The statistics on the sexual abuse of children are staggering. Victims are everywhere. They are current students. They are current parents, our neighbors and our neighbors’ children. And many, many of them live in silence seeing people every day react in a way that suggests they do not want to hear the truth about uncomfortable topics like ‘sex’ (in quotes because what we are really talking about is not sex). And each time a victim senses this, he or she learns to hold onto silence a little bit tighter; that is the nature of fear and shame.
Children are watching and learning from how we address this issue. They have a really amazing ability to sense and understand how their school and the people around them (much less society at large) react to things — not the words they are told, but the genuine response. Most communication, after all, is nonverbal.
Children who are victims of sexual abuse all live with some part of shame and fear. Some victims are strong enough to speak and when they are not heard (or worse are silenced), that shame and fear is only heightened. Others do not speak up for any number of reasons, but the shame and fear is very real for them nonetheless.
So how is this relevant to your child’s school? I think it likely that current students have picked up on the fact that their institution does not want to discuss sexual abuse, that their authority figures believe that bad things that have happened should be relegated silently to the past, and that those authority figures view simply speaking openly as a threat in the present, even if the shameful harm was in the past.
Policies and programs put in place by schools are important. Students learn that sexual abuse is wrong, will not be tolerated, and that they should speak up immediately about it. But if our schools won’t show our children they are not afraid to address the past and present, students won’t speak up. Unless statistical lightening strikes, among these students are multiple victims of sexual abuse. Imagine for a moment being such a student, living with your violation as a secret, and knowing that the school you attend wants its own history silenced.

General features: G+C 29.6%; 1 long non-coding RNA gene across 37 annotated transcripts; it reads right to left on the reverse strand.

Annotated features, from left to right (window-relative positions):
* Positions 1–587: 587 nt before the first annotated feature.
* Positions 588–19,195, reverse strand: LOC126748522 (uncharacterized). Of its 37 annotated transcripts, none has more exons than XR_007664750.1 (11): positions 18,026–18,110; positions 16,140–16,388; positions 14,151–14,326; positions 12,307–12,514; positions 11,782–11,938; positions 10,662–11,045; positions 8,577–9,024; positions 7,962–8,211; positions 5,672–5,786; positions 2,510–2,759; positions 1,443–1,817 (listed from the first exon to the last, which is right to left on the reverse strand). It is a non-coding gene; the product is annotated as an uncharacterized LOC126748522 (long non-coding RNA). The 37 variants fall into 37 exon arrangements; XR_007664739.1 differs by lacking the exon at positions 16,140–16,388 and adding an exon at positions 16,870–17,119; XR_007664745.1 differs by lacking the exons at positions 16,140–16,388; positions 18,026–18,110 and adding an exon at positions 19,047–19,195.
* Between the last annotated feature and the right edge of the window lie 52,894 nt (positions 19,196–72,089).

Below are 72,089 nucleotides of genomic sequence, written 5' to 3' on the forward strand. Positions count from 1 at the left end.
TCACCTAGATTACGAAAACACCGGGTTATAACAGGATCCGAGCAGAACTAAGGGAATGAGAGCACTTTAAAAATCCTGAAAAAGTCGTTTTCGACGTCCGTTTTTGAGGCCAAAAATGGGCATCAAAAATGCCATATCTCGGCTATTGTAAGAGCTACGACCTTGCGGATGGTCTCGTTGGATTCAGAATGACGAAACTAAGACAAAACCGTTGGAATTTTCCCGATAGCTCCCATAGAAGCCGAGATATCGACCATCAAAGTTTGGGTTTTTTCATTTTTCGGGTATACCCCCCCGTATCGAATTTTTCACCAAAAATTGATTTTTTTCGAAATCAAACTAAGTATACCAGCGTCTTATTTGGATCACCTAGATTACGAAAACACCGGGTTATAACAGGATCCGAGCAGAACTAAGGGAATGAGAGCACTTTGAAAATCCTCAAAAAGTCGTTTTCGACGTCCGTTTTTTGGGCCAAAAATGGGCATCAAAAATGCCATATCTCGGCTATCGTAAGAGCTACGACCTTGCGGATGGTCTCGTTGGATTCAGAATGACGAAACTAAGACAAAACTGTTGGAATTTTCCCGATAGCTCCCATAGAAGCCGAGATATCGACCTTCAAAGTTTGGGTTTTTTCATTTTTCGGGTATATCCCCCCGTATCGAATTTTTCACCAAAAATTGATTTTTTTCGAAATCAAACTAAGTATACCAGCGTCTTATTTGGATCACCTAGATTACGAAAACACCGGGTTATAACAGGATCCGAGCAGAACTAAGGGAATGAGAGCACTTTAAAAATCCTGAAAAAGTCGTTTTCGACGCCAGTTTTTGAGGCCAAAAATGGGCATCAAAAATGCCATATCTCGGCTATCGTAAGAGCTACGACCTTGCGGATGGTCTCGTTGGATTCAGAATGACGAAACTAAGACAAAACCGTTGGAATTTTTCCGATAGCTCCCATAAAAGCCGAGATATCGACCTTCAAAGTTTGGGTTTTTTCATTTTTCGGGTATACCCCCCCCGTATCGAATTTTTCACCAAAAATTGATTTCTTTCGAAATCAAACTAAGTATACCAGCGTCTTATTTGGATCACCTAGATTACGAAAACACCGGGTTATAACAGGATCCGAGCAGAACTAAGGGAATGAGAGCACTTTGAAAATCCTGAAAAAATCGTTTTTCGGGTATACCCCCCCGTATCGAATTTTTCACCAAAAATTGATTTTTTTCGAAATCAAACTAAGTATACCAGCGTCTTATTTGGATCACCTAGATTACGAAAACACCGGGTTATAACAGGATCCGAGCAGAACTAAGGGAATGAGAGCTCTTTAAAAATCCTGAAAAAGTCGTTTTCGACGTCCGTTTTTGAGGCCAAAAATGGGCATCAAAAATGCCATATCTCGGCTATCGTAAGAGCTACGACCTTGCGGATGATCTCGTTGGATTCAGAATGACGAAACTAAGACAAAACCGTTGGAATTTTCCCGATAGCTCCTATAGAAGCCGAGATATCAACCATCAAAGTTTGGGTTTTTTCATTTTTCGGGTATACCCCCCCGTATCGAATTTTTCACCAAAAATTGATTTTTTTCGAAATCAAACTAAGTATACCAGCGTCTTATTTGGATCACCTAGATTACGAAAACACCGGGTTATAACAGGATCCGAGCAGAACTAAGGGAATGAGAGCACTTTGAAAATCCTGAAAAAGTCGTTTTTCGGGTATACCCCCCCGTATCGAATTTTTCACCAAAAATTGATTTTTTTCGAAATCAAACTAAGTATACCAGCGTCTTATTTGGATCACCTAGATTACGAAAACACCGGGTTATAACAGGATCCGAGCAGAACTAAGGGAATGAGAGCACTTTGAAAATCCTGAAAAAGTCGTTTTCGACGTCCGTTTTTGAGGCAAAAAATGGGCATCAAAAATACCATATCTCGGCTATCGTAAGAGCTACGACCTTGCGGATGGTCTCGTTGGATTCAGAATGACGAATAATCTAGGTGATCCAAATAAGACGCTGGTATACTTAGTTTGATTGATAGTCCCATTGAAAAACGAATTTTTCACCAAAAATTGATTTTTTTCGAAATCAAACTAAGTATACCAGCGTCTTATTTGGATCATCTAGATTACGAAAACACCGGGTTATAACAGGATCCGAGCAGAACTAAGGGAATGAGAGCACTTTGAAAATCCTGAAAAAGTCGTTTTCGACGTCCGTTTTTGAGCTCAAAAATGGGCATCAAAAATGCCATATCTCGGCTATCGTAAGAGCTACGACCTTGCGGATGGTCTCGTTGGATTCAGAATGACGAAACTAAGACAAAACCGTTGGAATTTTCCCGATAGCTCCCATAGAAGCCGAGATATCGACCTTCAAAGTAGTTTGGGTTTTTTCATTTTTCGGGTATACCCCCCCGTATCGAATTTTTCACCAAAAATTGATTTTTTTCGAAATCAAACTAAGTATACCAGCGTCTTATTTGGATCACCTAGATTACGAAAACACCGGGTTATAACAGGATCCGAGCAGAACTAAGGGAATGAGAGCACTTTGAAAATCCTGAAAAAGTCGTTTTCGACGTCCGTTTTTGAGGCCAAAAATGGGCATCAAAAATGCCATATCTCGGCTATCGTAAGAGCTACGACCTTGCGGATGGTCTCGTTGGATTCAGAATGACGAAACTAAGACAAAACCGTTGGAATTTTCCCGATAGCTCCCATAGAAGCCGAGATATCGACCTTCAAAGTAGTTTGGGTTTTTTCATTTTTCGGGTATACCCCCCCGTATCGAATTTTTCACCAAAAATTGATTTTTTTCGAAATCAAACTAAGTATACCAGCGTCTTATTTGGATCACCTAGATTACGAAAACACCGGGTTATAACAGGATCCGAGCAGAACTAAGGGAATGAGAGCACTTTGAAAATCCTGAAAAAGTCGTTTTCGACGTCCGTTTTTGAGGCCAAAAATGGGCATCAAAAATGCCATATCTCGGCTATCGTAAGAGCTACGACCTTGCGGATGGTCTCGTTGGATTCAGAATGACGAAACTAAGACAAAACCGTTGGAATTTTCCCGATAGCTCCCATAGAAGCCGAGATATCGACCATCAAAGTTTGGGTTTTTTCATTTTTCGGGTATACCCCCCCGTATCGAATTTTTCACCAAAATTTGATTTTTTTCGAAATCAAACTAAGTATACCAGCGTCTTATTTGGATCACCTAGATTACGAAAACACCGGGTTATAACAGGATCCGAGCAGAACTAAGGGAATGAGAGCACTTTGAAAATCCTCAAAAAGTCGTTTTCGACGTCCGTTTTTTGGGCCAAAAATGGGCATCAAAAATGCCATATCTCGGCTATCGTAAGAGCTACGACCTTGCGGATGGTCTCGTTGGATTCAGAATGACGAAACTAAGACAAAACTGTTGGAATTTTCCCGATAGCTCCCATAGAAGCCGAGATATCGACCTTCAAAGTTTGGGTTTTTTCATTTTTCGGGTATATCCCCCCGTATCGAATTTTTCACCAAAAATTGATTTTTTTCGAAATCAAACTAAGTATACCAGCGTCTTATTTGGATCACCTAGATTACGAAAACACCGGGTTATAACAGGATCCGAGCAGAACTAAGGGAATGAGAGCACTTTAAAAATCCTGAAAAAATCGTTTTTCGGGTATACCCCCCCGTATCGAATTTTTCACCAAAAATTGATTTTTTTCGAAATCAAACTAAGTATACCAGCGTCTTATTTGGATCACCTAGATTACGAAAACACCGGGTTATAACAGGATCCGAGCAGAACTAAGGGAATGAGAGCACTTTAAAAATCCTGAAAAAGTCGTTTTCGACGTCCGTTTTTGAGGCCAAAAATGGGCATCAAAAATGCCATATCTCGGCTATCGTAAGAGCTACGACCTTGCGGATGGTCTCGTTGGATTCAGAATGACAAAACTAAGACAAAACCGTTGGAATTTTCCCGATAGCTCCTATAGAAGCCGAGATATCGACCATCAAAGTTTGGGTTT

Now imagine instead that Horace Mann and other schools were to respond with true openness to its former students who were victimized. If it were to stand up with strength, apologize meaningfully, acknowledge its mistakes, demonstrate that it cares about the harm to any and all, and communicate not only with words, but with actions, that there are no secrets of which we need be ashamed and that no victim of sexual abuse need be afraid. If it did that, I would start to believe a school is ‘safe’.
Programs are not enough – if the school is to protect its students, it must demonstrate through its actions that silence and shame will not be tolerated within its walls, that its leaders will not reject difficult truths because they are scared. At the moment, as far as I can tell, its actions say the opposite. Sadly, its actions are being seen not only by its own students, but by people everywhere.
So this is my plea: that we all step back and consider that each act along this difficult path must make it known that nothing that has happened in the past should be feared and that however awkward and however painful discussing sexual abuse can be, discussing it can only help us and certainly cannot hurt us. That we be strong enough to say “this scares me” or “this angers me” but that we never be so weak as to suggest silence would be better. That as we fight for assistance for our fellow alumni who are survivors, for some community healing, and/or for how we want things to be at the school today, we remember that somewhere there is a child living silently with shame and fear who is watching how we all react and what he or she sees will decide whether or not he or she feels safe enough to ask for help.
(My special thanks to Ben Field, HM ’89, a singular voice for survivors and no more silence.)